In 2005, the average total cash compensation for white general counsel was $1,361,693, with $565,612 in salary and $796,080 in earned bonus. This amount exceeds the total compensation of minorities by almost $386,000—$70,000 of which was in salary and $316,000 in bonus pay. The disparities between white men and men of color grew to almost $400,000, a substantial margin that is larger than most paychecks earned by general counsel. In fact, white men make more than women, minorities, or the combined average. They also account for 90 percent of the "Top 100 Most Highly Paid General Counsel," but only 80 percent of the number of Fortune 500 senior legal officers.
While ethnic and gender diversity may be increasing in corporate law departments, perhaps the salaries are not keeping up? According to this survey, diverse general counsel trail their white colleagues by substantial margins in earnings, and are not represented among the elite commensurate with their proportion of the Fortune 500 general counsel.
In 2005, there were 28 minorities and 76 women, who together comprise one-fifth, or 20 percent, of the general counsel in the most profitable companies in America. Yet only 10 made the "Top 100 Most Highly Paid General Counsel." This represents a decline from 2004, when there were five minorities and 11 women. In addition, there is not one minority woman on the list, nor has there been in the last two years, even though there are several Fortune 500 companies whose law departments are currently headed by women of color. The lack of representation of women of color and the decreasing presence of minorities stands in sharp contrast to the increase in diversity in Fortune 500 legal departments.
In 2005, there were 28 minorities and 76 women, who together comprise one-fifth, or 20 percent, of the general counsel in the most profitable companies in America. Yet only 10 made the "Top 100 Most Highly Paid General Counsel." This represents a decline from 2004, when there were five minorities and 11 women.
How Do We Explain the Disparities?
How are we to interpret the findings that the minorities listed among the most highly paid general counsel make almost 45 percent less than whites, or that the white women lag behind their white male colleagues by more than $250,000? Attempting to answer these questions means stepping into a proverbial mine field. There is not sufficient information to assume racial or gender discrimination. It is likely that there is not a single explanation for the disparity between people of color and whites or between men and women, but several overlapping factors. Diversity & the Bar interviewed recruitment experts, as well as general counsel, and asked them what they thought of these disparities.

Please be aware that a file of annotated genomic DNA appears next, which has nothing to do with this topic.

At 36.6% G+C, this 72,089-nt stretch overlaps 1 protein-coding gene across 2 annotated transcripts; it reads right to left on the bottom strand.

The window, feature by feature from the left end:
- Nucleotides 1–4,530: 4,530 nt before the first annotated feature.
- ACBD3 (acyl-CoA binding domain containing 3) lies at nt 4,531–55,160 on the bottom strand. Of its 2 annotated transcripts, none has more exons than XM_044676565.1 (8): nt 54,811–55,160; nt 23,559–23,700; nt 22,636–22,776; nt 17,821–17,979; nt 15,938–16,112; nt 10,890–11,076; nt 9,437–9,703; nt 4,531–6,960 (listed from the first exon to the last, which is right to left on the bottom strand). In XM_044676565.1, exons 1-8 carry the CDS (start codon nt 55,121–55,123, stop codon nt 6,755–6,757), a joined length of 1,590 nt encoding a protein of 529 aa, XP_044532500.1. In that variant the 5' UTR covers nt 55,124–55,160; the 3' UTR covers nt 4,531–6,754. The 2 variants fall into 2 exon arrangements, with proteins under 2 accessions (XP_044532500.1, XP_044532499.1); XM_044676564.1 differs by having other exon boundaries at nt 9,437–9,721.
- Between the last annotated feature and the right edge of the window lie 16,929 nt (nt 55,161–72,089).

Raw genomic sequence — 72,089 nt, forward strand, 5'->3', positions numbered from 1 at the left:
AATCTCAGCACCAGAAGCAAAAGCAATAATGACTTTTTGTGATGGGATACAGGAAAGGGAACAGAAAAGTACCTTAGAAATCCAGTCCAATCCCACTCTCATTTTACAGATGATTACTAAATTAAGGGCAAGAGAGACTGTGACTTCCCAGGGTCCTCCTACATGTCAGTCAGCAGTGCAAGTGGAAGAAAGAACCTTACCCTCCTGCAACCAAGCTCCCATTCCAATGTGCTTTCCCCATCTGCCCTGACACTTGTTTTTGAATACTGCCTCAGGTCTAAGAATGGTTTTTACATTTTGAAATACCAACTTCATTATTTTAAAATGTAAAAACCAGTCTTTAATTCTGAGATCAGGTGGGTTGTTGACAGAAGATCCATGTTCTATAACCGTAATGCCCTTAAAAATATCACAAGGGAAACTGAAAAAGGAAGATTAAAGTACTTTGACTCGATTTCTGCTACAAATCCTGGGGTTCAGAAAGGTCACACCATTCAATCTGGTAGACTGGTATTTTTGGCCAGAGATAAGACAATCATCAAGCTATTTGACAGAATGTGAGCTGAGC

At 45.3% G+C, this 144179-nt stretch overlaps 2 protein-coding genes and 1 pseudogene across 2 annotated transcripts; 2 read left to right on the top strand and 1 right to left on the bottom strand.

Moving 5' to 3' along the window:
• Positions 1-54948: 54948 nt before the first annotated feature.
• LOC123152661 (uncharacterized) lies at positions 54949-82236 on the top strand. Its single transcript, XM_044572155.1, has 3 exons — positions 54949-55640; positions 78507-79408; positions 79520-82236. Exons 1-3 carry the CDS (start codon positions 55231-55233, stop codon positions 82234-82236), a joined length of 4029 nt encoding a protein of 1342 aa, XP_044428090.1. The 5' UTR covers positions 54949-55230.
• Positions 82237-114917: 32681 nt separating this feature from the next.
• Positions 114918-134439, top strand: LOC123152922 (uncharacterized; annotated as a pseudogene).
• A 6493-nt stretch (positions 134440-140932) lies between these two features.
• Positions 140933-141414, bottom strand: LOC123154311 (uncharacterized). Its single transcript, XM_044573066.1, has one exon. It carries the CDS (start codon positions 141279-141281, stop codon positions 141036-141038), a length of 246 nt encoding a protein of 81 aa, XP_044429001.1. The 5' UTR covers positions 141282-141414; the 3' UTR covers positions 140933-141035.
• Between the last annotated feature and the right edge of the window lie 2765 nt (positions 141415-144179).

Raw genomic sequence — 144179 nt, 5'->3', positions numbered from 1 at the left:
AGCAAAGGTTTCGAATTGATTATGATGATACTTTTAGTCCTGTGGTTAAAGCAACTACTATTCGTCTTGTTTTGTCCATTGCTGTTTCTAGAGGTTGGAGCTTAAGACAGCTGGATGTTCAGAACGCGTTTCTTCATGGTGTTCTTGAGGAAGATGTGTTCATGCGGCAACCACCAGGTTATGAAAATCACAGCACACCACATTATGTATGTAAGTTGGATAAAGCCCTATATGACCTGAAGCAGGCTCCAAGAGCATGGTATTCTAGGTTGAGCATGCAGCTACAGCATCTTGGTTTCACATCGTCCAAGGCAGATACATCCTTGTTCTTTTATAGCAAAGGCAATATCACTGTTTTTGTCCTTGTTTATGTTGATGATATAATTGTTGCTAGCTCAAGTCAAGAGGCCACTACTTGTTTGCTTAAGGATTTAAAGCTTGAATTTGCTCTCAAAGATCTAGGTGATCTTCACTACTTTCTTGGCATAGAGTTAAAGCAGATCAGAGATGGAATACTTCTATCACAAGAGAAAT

Paul Williams, former general counsel at Cardinal Health and now at Major, Lindsey & Africa, an established legal search firm where he is managing director and director of global diversity search, noted that the average tenure of minority and women general counsel may influence the size of their salary and earned bonus. It is true that in just six years, the number of both women and people of color at the most senior position has increased by 33 percent. The four minorities on the list had an average of 4.2 years of experience in the position, and all but one was appointed to the top after working elsewhere. It may be that diverse general counsel do not have the long tenure at their companies that white men have, or that for the diverse general counsel, their current position is their first as chief legal officer of a Fortune 500 company. But it is doubtful that "time" is an adequate explanation for the almost $400,000 difference between white men and minorities. Unfortunately, the tenure of each general counsel on the list was not available from the survey, so it is not possible to compare with more precise detail.
Martha ("Marty") Fay Africa, managing director and founder of Major, Lindsey & Africa, wondered if minorities and women are not asking for more money as aggressively as white Caucasian men, assuming, "They like me. Of course, they are going to pay me as much as everyone else," or "I got the job so I am not going to complain."
White men, on the other hand, may be doing a better job being very clear and persistent in getting what they want, knowing that there is always more than what is offered or using third-party lawyers to negotiate for them. Africa noted that previous research has shown that women frequently do not ask for the best assignments and are often less aggressive, and, consequently, they receive routine work that does not develop their skills or give them a chance to shine. When these attorneys come to the negotiating table, perhaps they may not be aggressive, preferring to focus on other factors or to keep the conversation as pleasant as possible without conflict.
The failure of women and minorities to aggressively pursue what they are worth can add up over the course of a career. "If women start out being underpaid and not asking for the maximum compensation or pushing for more during salary negotiations, there is a cumulative disadvantage that can amount to almost $750,000 between women and their male coworkers at the same level," Africa adds. She recommends that all women executives read Women Don't Ask, Negotiating and the Gender Divide by Linda Babcock and Sara Laschever, a book that includes several interviews that document how women are not aggressive in looking after their own interests.